National Security

Richard Clarke Discusses Alleged Assassination Plot

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For more context on the news that Iranian elements may have been plotting an assassination of the Saudi ambassador to the United States, Guy Raz talks with Richard Clarke. Clarke teaches at Harvard's Kennedy School of Government, and he was a senior White House adviser to three presidents.


For more on the alleged Iranian-backed plot, we're joined now by Richard Clarke, former top counterterrorism advisor to Presidents Clinton and George W. Bush. Richard Clarke, welcome.

Thank you, Guy.

The attorney general has alleged that this conspiracy was directed and approved by elements of the Iranian government. What does that mean to you?

RICHARD CLARKE: Well, if this was, in fact, the Iranian Quds Force or Jerusalem Force, that's their top special forces organization that reports to the Grand Ayatollah, to the Supreme Leader. That would say to me that the Iranian government at the highest levels, if this is all true, was looking to provoke a confrontation between Saudi Arabia and the United States, on the one hand, and Iran because this would cross a red line that hasn't been crossed in 30 years. Assassinating a high level foreign official in the United States capitol and probably taking out many, many other people in the bomb that was to go off in a restaurant, ultimately they had to believe that we would find out they were behind it and they had to believe that we would attack them militarily in response.

So this suggests, if it's true, that they're looking for a fight.

RAZ: Why would Iran, though, take such a risk, at this point?

CLARKE: Well, I think there's an awful lot of internal jockeying inside Iran, as international sanctions on them are continually ratcheted up because of their nuclear program. And there may be elements inside Iran that think it would be good for them in terms of domestic politics for there to be a fight with the United States. That perhaps everyone in the country would rally around the flag if the United States were to bomb them.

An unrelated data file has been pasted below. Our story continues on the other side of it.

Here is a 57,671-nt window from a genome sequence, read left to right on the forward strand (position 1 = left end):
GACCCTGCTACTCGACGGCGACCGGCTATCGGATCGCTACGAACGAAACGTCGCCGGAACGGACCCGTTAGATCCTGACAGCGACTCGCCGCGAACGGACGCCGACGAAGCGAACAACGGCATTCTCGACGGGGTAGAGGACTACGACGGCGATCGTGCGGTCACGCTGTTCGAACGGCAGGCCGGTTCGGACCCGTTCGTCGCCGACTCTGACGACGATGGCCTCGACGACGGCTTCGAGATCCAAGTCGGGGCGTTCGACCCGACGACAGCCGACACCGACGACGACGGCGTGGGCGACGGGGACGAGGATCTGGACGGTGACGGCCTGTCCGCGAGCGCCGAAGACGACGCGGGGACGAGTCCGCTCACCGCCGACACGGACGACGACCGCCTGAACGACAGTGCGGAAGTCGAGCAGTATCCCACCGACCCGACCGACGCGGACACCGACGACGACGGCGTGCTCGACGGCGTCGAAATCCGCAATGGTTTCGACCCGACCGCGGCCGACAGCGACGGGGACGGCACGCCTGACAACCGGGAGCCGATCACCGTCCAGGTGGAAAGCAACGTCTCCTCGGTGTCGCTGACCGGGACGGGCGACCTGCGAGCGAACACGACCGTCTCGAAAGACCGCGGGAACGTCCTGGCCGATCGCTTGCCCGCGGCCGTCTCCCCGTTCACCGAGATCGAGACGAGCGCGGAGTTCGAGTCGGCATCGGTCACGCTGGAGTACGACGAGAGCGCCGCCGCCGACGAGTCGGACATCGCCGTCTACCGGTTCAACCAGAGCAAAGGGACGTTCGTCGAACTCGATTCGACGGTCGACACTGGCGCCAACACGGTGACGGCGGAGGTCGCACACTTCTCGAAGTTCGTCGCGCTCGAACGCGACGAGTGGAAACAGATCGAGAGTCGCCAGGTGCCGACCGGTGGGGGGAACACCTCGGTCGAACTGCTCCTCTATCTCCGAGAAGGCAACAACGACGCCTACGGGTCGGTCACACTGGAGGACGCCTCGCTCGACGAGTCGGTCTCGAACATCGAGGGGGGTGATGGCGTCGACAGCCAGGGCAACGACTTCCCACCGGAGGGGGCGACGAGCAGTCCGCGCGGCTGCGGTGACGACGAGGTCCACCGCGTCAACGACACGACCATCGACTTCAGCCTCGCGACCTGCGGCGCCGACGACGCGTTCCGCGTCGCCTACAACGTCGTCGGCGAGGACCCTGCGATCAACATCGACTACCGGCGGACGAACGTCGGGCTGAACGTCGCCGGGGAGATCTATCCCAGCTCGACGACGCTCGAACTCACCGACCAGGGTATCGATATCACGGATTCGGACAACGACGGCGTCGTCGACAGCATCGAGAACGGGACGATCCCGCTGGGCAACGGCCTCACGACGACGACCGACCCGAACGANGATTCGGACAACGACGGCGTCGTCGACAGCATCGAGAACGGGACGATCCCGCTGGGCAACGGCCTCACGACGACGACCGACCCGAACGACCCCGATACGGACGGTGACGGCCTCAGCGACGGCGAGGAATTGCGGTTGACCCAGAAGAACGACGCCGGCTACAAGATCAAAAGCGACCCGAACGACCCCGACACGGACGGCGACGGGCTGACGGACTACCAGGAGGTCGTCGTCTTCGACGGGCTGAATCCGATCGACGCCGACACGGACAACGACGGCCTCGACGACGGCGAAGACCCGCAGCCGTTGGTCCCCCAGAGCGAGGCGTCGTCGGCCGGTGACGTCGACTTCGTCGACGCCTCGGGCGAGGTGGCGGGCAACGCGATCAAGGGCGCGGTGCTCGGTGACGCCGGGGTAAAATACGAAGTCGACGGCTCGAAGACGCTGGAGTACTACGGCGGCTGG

RAZ: Richard Clarke, give us a sense of the extent to which elements of the Iranian government are suspected to be actively involved in terror plots.

CLARKE: Well, we know the Iranian government is involved in terror plots all around the world and has been for about 30 years now. They have blown up temples and synagogues in places like Buenos Aires. They have been actively involved in stirring up the oppressed Shia in Bahrain. They have been involved in terror plots in Lebanon and in Saudi Arabia. So this does not come as a surprise that the Iranian government would be directly involved, through their intelligence services, in assassination plots.

RAZ: But no question this is a bold departure for Iran.

CLARKE: The departure, I think, is where it was supposed to take place.

RAZ: Given that these alleged Iranian agents were attempting to work with Mexican drug cartels to fund or to carry out these attacks, is this a shift?

CLARKE: Well, if it's true, it is a shift. The thing that has bothered everybody in the government about this case when they first look at it is that it doesn't strike any of the intelligence or law enforcement officials as the way that they would assume that Iran would go about it. The Iranians are very professional and to hire some Mexican drug gang so indirectly through a cutout, unless they thought perhaps no one could figure out who was behind it because of the way in which they hired the killers.

This is a really strange plot.

RAZ: Iran has been tied to proxy agents Hezbollah Hamas. How - what are the quality of their intelligence operatives? Could they actually carry out an attack like this themselves?

CLARKE: Well, you would have thought so. The Iranian Quds Force and intelligence people are among the best in the world and they've proven that over and over again. You can understand, however, that if you're gonna do something as provocative as this, you want some deniability and some cutouts. But those never last for long. It's truly strange.

RAZ: That's Richard Clarke, the former top counterterrorism advisor to Presidents Clinton and George W. Bush. Richard Clarke, thanks.

CLARKE: Thank you, Guy.

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